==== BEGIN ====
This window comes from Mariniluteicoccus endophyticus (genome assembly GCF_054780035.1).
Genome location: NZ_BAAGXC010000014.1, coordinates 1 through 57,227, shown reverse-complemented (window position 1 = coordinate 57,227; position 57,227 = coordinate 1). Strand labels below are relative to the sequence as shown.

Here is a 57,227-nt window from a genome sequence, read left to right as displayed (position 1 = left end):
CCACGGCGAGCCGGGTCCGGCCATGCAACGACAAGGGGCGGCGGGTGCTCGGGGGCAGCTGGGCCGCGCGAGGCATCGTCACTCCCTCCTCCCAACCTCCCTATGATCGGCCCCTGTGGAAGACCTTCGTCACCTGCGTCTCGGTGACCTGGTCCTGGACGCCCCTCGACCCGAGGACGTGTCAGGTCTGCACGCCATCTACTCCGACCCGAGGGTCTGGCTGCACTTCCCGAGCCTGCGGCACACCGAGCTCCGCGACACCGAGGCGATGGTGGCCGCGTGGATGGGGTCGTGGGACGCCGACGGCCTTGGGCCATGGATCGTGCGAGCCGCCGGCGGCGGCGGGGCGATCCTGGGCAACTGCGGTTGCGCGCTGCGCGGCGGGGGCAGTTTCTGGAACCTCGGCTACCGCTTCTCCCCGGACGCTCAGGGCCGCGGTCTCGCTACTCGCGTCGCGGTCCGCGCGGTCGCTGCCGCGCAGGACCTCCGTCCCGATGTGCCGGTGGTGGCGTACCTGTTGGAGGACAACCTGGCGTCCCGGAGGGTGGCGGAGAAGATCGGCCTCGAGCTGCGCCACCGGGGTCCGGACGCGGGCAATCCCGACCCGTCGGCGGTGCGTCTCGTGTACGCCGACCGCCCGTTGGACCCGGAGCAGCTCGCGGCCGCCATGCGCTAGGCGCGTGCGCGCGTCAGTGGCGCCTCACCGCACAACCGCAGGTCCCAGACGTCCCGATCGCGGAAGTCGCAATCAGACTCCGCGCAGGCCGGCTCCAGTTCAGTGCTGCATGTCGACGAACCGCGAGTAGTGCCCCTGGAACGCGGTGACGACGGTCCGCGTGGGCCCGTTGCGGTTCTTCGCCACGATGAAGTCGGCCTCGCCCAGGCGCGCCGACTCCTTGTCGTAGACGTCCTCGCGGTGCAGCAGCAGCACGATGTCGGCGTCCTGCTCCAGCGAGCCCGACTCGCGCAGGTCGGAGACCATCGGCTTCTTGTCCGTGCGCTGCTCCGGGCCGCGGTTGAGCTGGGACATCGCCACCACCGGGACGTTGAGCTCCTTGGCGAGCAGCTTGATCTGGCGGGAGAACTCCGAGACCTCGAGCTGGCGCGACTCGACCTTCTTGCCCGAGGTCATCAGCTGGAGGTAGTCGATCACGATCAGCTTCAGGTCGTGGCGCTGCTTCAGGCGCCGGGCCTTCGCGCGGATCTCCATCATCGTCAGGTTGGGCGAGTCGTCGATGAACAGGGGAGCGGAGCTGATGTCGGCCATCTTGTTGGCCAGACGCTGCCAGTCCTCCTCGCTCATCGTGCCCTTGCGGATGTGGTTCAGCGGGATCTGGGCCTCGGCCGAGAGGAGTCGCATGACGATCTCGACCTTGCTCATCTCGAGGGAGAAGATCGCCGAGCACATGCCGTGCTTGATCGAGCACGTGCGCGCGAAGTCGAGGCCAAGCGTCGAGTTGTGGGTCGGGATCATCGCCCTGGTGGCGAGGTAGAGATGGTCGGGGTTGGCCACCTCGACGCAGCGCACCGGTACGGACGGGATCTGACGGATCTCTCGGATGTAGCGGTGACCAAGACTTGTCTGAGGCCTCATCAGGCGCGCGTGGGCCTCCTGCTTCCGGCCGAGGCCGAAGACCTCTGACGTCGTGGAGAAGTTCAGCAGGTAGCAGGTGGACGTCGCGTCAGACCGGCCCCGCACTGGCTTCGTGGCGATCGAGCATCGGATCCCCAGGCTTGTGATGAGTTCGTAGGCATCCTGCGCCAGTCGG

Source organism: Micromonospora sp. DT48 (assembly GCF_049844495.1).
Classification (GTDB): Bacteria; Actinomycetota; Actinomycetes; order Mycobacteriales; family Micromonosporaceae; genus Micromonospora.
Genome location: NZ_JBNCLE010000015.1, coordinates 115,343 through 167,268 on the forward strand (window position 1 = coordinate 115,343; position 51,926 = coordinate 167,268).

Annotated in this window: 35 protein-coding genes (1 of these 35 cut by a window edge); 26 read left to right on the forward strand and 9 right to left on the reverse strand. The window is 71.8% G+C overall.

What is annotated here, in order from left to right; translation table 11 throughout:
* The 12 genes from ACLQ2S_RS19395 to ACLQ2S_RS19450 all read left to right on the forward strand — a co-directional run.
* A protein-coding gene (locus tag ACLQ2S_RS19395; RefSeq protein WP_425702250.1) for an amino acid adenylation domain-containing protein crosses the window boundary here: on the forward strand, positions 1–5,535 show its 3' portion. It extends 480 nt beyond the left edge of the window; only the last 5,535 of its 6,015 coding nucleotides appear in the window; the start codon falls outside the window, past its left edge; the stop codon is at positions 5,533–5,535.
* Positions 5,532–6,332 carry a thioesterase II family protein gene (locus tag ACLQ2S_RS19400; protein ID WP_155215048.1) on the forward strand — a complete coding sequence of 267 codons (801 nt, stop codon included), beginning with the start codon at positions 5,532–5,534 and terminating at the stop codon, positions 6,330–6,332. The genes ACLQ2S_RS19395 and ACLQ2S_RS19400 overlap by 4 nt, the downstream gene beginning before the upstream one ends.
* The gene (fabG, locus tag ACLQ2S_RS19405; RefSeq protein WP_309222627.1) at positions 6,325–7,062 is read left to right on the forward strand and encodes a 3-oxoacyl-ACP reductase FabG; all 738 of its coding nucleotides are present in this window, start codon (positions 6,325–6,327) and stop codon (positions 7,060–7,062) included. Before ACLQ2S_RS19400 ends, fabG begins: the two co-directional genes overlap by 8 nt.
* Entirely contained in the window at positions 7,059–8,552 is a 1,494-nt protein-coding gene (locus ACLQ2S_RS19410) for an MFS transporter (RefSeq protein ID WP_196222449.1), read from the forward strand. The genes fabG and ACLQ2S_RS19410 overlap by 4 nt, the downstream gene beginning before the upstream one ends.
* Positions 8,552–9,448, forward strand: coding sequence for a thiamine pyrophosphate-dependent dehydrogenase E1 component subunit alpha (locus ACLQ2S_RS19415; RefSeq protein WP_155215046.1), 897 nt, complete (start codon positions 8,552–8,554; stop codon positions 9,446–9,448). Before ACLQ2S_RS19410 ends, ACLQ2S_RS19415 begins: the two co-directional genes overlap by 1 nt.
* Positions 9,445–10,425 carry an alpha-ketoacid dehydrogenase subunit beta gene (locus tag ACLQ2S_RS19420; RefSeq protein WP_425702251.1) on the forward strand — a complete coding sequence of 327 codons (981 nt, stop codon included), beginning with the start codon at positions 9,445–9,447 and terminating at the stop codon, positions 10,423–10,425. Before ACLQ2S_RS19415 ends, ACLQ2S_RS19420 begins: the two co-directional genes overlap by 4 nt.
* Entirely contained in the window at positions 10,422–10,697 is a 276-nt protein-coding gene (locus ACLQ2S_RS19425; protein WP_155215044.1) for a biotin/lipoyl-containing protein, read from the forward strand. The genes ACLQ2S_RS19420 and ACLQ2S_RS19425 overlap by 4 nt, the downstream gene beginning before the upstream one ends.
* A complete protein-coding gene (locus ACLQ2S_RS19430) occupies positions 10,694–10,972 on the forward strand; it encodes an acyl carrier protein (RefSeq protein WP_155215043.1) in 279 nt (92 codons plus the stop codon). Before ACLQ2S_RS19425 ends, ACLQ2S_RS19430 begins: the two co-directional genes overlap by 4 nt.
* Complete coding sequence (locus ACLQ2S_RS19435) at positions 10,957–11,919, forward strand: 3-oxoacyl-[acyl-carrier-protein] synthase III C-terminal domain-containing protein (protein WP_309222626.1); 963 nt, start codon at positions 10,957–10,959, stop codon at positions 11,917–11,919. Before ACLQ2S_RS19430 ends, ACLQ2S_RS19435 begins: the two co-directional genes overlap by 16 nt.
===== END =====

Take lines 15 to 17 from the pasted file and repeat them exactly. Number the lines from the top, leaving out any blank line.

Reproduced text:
* Positions 8,552–9,448, forward strand: coding sequence for a thiamine pyrophosphate-dependent dehydrogenase E1 component subunit alpha (locus ACLQ2S_RS19415; RefSeq protein WP_155215046.1), 897 nt, complete (start codon positions 8,552–8,554; stop codon positions 9,446–9,448). Before ACLQ2S_RS19410 ends, ACLQ2S_RS19415 begins: the two co-directional genes overlap by 1 nt.
* Positions 9,445–10,425 carry an alpha-ketoacid dehydrogenase subunit beta gene (locus tag ACLQ2S_RS19420; RefSeq protein WP_425702251.1) on the forward strand — a complete coding sequence of 327 codons (981 nt, stop codon included), beginning with the start codon at positions 9,445–9,447 and terminating at the stop codon, positions 10,423–10,425. Before ACLQ2S_RS19415 ends, ACLQ2S_RS19420 begins: the two co-directional genes overlap by 4 nt.
* Entirely contained in the window at positions 10,422–10,697 is a 276-nt protein-coding gene (locus ACLQ2S_RS19425; protein WP_155215044.1) for a biotin/lipoyl-containing protein, read from the forward strand. The genes ACLQ2S_RS19420 and ACLQ2S_RS19425 overlap by 4 nt, the downstream gene beginning before the upstream one ends.